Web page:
Making the transition from college football to the NFL can be very difficult for receivers. However, Stefon Diggs and Amari Cooper are adjusting just fine. Mark Schofield examines the rookie route running clinic that Diggs has been putting on the rest of the league.
When the Minnesota Vikings and the Oakland Raiders meet Sunday, two emerging playoff contenders led by rookie wide receivers will be on display. The route-running abilities of the Vikings’ Stefon Diggs are worth your attention Sunday afternoon.
Diggs and Change of Direction
Stefon Diggs made his first NFL start in Week 4 against the Denver Broncos, but even missing the first three games of the season, he is already Minnesota’s leading pass catcher (28) and yardage (461) ‒ in just five games. We previously highlighted his ability to change direction, as illustrated by this out route in his debut.
Diggs is lined up wide to the right as the Vikings have QB Teddy Bridgewater in the shotgun with 11 offensive personnel on the field. Minnesota has a stack slot to the left with WR Cordarrelle Patterson and tight end Kyle Rudolph, and slot formation to the right with receiver Adam Thielen (#19) inside of Diggs. The Broncos have their 4-2-5 defense in the game with all six front players on the line of scrimmage, showing Cover 1 in the secondary:
Diggs runs a deep out route on the right toward the sideline, and is able to get huge separation from veteran cornerback Aqib Talib (#21):
The replay angle illustrates how Diggs gained such a big cushion at his cut. As the WR reaches the top of his vertical stem, Talib is in good position to take away the out route, with outside leverage on Diggs’ right shoulder. But as the rookie receiver makes his cut, he sets it up with a hard plant to the inside with his left leg, to fake a route inside:
After sticking his left foot into the turf, Diggs then executes a sharp cut to the right sideline. Talib starts to cut inside, thinking he can jump on a route toward the middle of the field, but after the CB takes two hard steps inside, he’s forced to use a baseball turn to try and catch up with the WR breaking away from him. He cannot recover, and the Vikings have a big completion.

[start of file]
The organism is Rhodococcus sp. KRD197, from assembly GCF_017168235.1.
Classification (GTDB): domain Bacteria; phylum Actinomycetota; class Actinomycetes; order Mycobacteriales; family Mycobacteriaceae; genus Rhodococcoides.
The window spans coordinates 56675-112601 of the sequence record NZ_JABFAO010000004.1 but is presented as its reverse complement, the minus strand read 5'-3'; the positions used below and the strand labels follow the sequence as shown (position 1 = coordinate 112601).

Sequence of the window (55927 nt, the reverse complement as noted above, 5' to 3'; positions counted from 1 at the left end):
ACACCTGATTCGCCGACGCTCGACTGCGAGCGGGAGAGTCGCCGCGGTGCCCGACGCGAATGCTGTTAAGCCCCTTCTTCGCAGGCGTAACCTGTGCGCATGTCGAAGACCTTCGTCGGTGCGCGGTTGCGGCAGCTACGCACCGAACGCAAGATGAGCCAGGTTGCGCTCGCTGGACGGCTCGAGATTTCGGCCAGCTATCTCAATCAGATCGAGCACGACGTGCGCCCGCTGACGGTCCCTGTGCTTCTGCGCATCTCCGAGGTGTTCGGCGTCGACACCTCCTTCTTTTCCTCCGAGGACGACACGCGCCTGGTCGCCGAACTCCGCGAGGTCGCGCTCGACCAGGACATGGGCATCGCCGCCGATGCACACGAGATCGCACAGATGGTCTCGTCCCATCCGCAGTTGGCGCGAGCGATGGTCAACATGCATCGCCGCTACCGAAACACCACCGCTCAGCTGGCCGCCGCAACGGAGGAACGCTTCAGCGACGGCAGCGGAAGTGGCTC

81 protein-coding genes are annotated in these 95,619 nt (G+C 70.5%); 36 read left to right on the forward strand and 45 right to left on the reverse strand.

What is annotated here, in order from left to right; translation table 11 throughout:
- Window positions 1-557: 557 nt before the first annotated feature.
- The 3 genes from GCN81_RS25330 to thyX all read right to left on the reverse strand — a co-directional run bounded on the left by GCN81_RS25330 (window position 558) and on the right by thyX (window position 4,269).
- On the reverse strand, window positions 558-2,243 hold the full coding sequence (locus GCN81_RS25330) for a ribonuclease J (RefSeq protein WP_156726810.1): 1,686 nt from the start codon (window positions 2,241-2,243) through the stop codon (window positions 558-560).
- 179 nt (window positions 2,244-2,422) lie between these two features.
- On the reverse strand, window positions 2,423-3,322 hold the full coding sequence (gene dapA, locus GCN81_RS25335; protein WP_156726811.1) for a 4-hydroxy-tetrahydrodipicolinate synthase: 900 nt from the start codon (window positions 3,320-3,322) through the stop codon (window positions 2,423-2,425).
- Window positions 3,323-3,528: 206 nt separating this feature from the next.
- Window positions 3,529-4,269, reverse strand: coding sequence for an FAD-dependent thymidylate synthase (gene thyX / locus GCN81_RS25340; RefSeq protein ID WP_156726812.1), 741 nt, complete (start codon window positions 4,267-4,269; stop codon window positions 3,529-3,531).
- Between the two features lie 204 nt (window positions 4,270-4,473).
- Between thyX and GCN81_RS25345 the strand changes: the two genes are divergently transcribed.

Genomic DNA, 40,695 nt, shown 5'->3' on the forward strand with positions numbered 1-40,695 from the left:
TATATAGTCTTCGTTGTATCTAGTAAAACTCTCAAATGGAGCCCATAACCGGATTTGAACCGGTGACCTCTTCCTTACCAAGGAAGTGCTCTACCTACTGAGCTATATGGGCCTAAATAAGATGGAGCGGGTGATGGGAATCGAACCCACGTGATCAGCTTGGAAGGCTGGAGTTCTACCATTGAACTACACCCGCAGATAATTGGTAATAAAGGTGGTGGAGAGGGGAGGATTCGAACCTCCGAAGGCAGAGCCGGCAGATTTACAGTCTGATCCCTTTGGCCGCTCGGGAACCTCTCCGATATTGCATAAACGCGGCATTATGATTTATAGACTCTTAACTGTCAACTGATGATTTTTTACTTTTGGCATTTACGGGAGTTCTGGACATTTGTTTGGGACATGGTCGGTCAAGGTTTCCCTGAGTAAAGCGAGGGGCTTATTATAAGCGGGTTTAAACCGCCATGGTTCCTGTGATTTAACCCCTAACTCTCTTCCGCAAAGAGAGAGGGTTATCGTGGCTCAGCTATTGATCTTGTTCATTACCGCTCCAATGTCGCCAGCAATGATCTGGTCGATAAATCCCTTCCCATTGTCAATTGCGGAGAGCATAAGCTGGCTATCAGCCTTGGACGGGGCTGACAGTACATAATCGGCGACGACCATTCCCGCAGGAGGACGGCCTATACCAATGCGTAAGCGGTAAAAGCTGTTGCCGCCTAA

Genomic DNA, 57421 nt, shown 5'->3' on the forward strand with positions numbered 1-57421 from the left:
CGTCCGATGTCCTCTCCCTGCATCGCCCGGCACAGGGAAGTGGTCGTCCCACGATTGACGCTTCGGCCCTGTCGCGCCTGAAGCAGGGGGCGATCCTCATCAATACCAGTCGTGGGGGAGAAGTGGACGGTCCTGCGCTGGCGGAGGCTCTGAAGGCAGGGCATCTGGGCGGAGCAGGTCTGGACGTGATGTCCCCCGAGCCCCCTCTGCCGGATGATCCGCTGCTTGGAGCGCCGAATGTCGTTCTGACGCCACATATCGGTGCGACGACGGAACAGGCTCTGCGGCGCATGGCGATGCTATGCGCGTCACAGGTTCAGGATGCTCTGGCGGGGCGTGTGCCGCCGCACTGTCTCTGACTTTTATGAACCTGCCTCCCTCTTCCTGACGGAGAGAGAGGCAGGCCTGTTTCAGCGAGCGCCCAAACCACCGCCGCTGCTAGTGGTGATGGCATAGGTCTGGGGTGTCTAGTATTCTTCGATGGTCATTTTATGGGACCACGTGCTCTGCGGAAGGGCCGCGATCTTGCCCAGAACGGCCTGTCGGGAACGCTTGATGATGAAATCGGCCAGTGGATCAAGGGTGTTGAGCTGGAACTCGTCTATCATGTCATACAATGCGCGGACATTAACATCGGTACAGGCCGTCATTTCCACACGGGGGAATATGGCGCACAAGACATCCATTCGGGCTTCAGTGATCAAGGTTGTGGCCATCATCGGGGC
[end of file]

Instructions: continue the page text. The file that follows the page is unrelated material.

While opponents have film of Diggs and his change of direction abilities now, it does not mean they can stop him. On this play the Vikings have Bridgewater under center with 12 personnel on the field. The St. Louis Rams have their base 4-3 personnel in the game showing Cover 1. Diggs is the outside receiver in the slot formation, matched up against Janoris Jenkins (#21). The rookie WR runs another deep out route:
Diggs displays his ability to stop and change course on a dime here, beating Jenkins for a huge gain. The replay angle gives us a look at how the rookie structured his route and set up the defensive back for the cut and separation. Before the snap Jenkins is in press man alignment, shaded slightly to the inside of Diggs. The receiver uses a stutter-step at the start of the play, and when Jenkins looks to jam him, Diggs angles to the inside and is able to avoid the jam and establish inside leverage. The CB does a good job of staying on the receiver’s hip, maintaining contact on Diggs with his right arm. At a depth of 10 yards, Diggs angles to the inside for a few steps, showing Jenkins a dig route. When the cornerback turns the corner to try and maintain leverage is when the WR makes his move:
After two hard steps to the inside, Diggs drives his left foot into the turf and snaps back toward the sideline. Jenkins does his best to try and change direction as well, but the quickness of Diggs allows the receiver to gain separation as he works back to the outside. Bridgewater hits him in stride and the rookie turns upfield with a big gain.
His change of direction ability is not limited to out routes. Against the Chicago Bears, Diggs played a big role on Minnesota’s game-tying drive. Here the Vikings trail by seven with just over 3 minutes remaining, and face 2nd and 9 on their own 29-yard line. The Vikings have 11 personnel in the game, and the rookie WR is the outside slot receiver on the left. Chicago has its 4-2-5 nickel in the game, showing Cover 1:
Diggs releases vertically to sell Fuller on a deep route, then stops on a dime on the curl. The throw is late and high, but the receiver is able to high-point the football, secure the catch and turn upfield for additional yardage. Here is how he sold the CB on the deep route:
Fuller begins the play in off alignment, so Diggs has a free release off the line. He presses his stem vertically, and the CB eventually buys into the deep route and turns his hips toward the sideline, intending to run with Diggs. That is the perfect moment to strike, and Diggs does just that, slamming on the brakes and working back to Bridgewater for the throw. Fuller tries to stop as well, but that extra bit of momentum is enough to carry him down the field an additional yard or two, creating the necessary separation for the completion.
Diggs is a very impressive route-runner, especially as a rookie. His ability to change direction, sell defenders on routes and gain separation on breaks has made life much easier for his quarterback.
Follow Mark on Twitter @MarkSchofield.
Mark Schofield has always loved football. He breaks down film, scouts prospects, and explains the passing game for Inside the Pylon.
All video and images courtesy NFL Game Pass.